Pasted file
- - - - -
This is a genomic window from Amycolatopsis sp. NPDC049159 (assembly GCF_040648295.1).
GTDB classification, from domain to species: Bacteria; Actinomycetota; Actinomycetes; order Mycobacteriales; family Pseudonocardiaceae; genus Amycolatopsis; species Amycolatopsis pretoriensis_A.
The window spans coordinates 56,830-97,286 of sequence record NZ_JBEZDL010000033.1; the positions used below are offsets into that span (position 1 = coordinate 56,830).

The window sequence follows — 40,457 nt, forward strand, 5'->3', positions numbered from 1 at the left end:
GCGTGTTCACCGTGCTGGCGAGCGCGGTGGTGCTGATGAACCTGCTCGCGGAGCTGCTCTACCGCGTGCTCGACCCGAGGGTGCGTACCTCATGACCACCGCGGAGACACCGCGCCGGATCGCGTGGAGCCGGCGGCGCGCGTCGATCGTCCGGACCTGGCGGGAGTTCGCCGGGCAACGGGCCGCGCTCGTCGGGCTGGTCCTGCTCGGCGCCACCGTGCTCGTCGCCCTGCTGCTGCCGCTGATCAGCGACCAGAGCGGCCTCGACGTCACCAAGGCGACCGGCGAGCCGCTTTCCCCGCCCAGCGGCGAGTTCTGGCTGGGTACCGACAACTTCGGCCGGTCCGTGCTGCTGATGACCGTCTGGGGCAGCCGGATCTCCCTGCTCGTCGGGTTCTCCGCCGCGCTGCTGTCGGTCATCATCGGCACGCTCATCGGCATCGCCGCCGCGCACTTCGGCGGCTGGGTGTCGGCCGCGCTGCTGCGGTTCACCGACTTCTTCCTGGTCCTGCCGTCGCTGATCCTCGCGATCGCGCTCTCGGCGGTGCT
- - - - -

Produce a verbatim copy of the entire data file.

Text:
This is a genomic window from Amycolatopsis sp. NPDC049159 (assembly GCF_040648295.1).
GTDB classification, from domain to species: Bacteria; Actinomycetota; Actinomycetes; order Mycobacteriales; family Pseudonocardiaceae; genus Amycolatopsis; species Amycolatopsis pretoriensis_A.
The window spans coordinates 56,830-97,286 of sequence record NZ_JBEZDL010000033.1; the positions used below are offsets into that span (position 1 = coordinate 56,830).

The window sequence follows — 40,457 nt, forward strand, 5'->3', positions numbered from 1 at the left end:
GCGTGTTCACCGTGCTGGCGAGCGCGGTGGTGCTGATGAACCTGCTCGCGGAGCTGCTCTACCGCGTGCTCGACCCGAGGGTGCGTACCTCATGACCACCGCGGAGACACCGCGCCGGATCGCGTGGAGCCGGCGGCGCGCGTCGATCGTCCGGACCTGGCGGGAGTTCGCCGGGCAACGGGCCGCGCTCGTCGGGCTGGTCCTGCTCGGCGCCACCGTGCTCGTCGCCCTGCTGCTGCCGCTGATCAGCGACCAGAGCGGCCTCGACGTCACCAAGGCGACCGGCGAGCCGCTTTCCCCGCCCAGCGGCGAGTTCTGGCTGGGTACCGACAACTTCGGCCGGTCCGTGCTGCTGATGACCGTCTGGGGCAGCCGGATCTCCCTGCTCGTCGGGTTCTCCGCCGCGCTGCTGTCGGTCATCATCGGCACGCTCATCGGCATCGCCGCCGCGCACTTCGGCGGCTGGGTGTCGGCCGCGCTGCTGCGGTTCACCGACTTCTTCCTGGTCCTGCCGTCGCTGATCCTCGCGATCGCGCTCTCGGCGGTGCT